Lets compare IMCC to other marijuana companies with others with even lower market capitalization’s and compare Revenues and EBITDA:
As you can see from the data above, IMCC’s market capitalization does not appear to be supported by its financials. IMMC looks like the industry 5 years ago when nothing was based in reality. Those days are long gone.
Even when considering the addition of value from the Trichome Financial merger earlier this year, the numbers just don’t add up.
Trichome’s Q3 2020 net income only gives a small boost of C$112,892 to the IMCC pot. As per its final interim financial report (still listed on SEDAR from November 27, 2020), Trichome’s total assets only amount to an additional C$46.56M (or ~US$37M).
So even when accounting for the additional assets of Trichome, the combined total of US$61M still only accounts for 17% of IMCC’s current market cap value.
After the market has already learned from the mistakes of the past, during the Wild West years of legalization, it’s surprising that similar mistakes are being made today.
Unlike Valens and many others, which have established its base in Canada where pot is legal, IM Cannabis is only established itself in Israel where recreational legality of the drug is still up in the air.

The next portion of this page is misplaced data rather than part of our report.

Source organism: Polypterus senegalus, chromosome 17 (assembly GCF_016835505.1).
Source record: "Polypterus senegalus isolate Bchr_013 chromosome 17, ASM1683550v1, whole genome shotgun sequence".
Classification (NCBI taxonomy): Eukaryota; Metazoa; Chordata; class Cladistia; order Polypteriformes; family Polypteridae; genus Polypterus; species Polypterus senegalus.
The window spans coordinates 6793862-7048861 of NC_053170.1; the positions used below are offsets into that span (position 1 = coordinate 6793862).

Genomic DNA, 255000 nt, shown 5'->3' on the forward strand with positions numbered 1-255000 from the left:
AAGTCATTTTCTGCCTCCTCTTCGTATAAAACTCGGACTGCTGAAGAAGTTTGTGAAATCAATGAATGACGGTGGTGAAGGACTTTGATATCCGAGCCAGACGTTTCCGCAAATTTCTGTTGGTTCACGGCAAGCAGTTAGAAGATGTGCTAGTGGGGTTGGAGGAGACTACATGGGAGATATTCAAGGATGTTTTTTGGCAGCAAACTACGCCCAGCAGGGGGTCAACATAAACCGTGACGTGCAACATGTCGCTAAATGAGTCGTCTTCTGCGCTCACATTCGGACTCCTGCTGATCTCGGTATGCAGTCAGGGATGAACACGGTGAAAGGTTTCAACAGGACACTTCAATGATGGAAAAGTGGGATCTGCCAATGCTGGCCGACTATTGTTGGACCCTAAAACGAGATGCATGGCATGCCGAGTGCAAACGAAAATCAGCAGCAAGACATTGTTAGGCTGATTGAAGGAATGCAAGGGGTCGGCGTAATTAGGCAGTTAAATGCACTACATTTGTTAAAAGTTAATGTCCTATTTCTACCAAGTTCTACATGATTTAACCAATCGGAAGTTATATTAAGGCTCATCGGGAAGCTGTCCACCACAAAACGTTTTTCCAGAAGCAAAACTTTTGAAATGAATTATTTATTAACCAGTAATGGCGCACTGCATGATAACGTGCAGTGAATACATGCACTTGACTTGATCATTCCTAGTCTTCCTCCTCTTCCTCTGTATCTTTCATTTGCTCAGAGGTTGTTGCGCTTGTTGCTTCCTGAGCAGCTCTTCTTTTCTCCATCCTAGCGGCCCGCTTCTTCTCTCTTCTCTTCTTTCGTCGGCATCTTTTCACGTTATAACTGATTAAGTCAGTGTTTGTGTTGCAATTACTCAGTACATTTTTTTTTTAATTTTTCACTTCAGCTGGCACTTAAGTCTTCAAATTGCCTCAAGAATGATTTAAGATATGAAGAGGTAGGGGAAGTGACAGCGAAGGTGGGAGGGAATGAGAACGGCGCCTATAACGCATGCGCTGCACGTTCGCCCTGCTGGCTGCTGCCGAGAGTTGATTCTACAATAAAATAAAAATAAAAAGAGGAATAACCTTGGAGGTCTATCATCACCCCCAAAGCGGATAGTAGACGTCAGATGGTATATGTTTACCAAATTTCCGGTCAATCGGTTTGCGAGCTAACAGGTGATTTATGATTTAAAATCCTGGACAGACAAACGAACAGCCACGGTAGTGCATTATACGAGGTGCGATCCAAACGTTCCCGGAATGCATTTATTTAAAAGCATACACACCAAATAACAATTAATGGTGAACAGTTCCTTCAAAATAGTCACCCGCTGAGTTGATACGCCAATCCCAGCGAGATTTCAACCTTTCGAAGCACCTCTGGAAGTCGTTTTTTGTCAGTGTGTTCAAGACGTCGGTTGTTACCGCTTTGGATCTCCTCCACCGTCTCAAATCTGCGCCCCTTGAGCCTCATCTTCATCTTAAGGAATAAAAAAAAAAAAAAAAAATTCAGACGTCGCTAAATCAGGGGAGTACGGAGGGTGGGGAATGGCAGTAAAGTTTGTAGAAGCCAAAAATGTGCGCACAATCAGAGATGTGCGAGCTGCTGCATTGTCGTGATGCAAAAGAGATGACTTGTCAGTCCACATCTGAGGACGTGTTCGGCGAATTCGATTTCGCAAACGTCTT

Very Real Election Risk
Even more troubling is the Deadlocked Israel elections. Near-complete results from Israel’s fourth snap election suggested yet another stalemate, with Benjamin Netanyahu scrambling to cobble together a coalition by partnering with extreme nationalist, hardline religious and far-right parties. This election deadlock will force Benjamin Netanyahu to make deals with these parties to hold on to control. Deals where marijuana is harshly opposed by some of these groups.
Now he’ll only be able to form a new government and return as Prime Minister if he’s able to cobble together a coalition — and that’s no sure thing. No one knows what the outcome of legalization will be with such election uncertainty. IM Cannabis (NASDAQ:IMCC) (CSE:IMCC) is at serious risk of this political instability, which could risk their business in Israel.
VERDICT: BEARISH – At best, the explanation of IM Cannabis (NASDAQ:IMCC) (CSE:IMCC) current market cap can be solely attributed to rose-colored glasses hoping for future launches and proposed expansions and hopes that the multiple lawsuits against it, all disappear — but it does not appear to show in the numbers and reality of the company’s present financial state.
IMCC is currently facing many risky variables including losing their license in Israel due to foreign ownership issues and facing real election risk in Israel.
The days of over valued marijuana companies and blue sky market capitalization’s are long gone. The correct and current metrics are based in reality only. The 30 day chart on IM Cannabis says it all, reality is coming fast and Savy investors should be prepared.